• In order to remove the pizza, slip the pizza spatula under it with a rapid thrusting motion, taking care not to send the pizza flying towards one corner of the oven. Allow the pizza to cool for a few minutes on a platter before slicing and devouring.
  • Turn off the oven. Remove the pizza stone from the oven only after it has cooled fully.

Do’s and Don’ts of using a Pizza Stone

  • Pizza stones are constructed of ceramic or stone that is both thick and fragile. Use utmost caution when handling. Because of this, avoid plunging hot stones into cold water or other extreme temperature fluctuations, since this might cause the stone to break or shatter.
  • The pizza should be removed from the stone before cutting. Using pizza wheels or knives to cut on a stone might harm or dull your blades. Remove off the dish and onto a chopping board
  • If your pizza tends to stick to the pizza stone, gently dust the stone with flour or cornmeal before laying the pizza on top of it. This should help. The pizza will be ruined if you use wax parchment paper since it will not be able to resist the high heat.
  • If you’d like, you may defrost the frozen pizza first, then bake it. The oven should be preheated to 500F or as high as possible if the food has been thawed. Place the pizza stone in the center of the oven..
  • Use a brush or a moist towel to remove any crumbs from the pizza stone. Do not totally submerge in water or detergent at any time. Moisture and soapy residue can build up on the stone, which might damage the next pizza you bake. A pizza stone that is properly cared for and preserved may last for many years.

How To Use A Pizza Stone With Frozen Pizza

Now that we know what a pizza stone is, it’s time to learn how to use one with frozen pizza.

1. Preheat oven and stone: The first step is to preheat your oven to the temperature specified on the frozen pizza box. While the oven is preheating, place the pizza stone in the oven on the middle rack.

2. Prepare frozen pizza: Once the oven and stone are preheated, it’s time to prepare your frozen pizza. Start by removing the pizza from the box and packaging. Next, use a fork or your hands to poke holes in the crust. This will help prevent the crust from bubbling up as it cooks.

3. Cook pizza: Carefully place the frozen pizza on the preheated stone in the oven. Bake for the amount of time specified on the box or until the crust is golden brown and cheese is melted.

4. Remove from oven and enjoy: Once your pizza is cooked, remove it from the oven and enjoy! Be careful when handling the hot stone.

If you’re looking for a delicious and easy way to make frozen pizza, cooking on a pizza stone is the way to go. By following the steps above, you’ll be able to create restaurant-quality pizzas in the comfort of your own home. So preheat your oven, grab a pizza stone, and get cooking!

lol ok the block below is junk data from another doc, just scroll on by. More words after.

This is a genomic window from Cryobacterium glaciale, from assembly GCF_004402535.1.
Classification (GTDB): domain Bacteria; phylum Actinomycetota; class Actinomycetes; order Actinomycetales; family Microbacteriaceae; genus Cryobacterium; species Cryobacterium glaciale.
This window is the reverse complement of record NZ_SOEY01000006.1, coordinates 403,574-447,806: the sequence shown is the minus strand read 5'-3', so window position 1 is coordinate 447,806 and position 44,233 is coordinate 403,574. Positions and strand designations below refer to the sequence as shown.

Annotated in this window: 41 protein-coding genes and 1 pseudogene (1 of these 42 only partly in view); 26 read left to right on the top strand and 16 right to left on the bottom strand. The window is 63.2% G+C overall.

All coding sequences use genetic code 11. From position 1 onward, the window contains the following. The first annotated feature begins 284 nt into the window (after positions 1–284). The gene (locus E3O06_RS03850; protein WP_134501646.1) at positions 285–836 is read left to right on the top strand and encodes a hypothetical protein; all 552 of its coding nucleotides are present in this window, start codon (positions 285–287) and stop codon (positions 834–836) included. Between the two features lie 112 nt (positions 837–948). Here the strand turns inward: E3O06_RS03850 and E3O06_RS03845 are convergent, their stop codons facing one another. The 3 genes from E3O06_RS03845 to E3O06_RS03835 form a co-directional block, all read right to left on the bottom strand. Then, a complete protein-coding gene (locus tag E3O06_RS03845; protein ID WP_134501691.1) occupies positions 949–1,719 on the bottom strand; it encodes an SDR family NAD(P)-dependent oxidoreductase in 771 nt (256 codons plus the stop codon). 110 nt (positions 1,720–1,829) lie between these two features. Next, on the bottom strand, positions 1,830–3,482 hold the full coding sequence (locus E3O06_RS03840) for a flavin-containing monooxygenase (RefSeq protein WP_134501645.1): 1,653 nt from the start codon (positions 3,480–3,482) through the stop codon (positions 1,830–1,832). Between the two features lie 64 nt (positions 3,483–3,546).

The Evolution of the Frozen Pizza

Frozen pizza has come a long way since it was first introduced in the 1950s. At that time, frozen pizza was little more than a glorified version of toaster pastry. It wasn’t until the 1970s that frozen pizza began to resemble the pies we know and love today.

One of the biggest changes to frozen pizza came in the form of pre-baked crusts. This innovation allowed pizza lovers to enjoy a crispy, thin crust without having to wait for the dough to rise.

Another game-changing moment in frozen pizza history came with the introduction of rising crust pizza. This type of pizza featured a thicker, doughier crust that was soft and fluffy on the inside.

Today, there are endless varieties of frozen pizza available, from classic cheese and pepperoni to more adventurous options like buffalo chicken and Thai style. No matter what your taste buds are craving, there’s a frozen pizza out there that will hit the spot.

So go ahead and indulge in your favorite comfort food. Thanks to the invention of the frozen pizza, you can enjoy a delicious slice anytime, anywhere.


1. Can I use a pizza stone with frozen pizza?

Yes, you can use a pizza stone with frozen pizza. Just be sure to preheat the oven and stone before cooking.

2. What is the best way to cook frozen pizza?

There are several ways to cook frozen pizza, but using a pizza stone is a great option. Just be sure to preheat the oven and stone before cooking.

3. How do I prevent my pizza crust from getting soggy?

One way to prevent your pizza crust from getting soggy is to poke holes in it before cooking. This will allow steam to escape and keep the crust nice and crispy.

4. What is the best way to store leftover pizza?

If you have leftovers, store them in an airtight container in the fridge for up to four days. reheat before eating.

5. Can I reheat pizza in the microwave?

Yes, you can reheat pizza in the microwave. Just be sure to heat it on low power so that the crust doesn’t get soggy.


A pizza stone is a great way to cook frozen pizza. By following the steps above, you can create a delicious and crispy pizza right in your own oven. So preheat your oven, grab a pizza stone, and get cooking!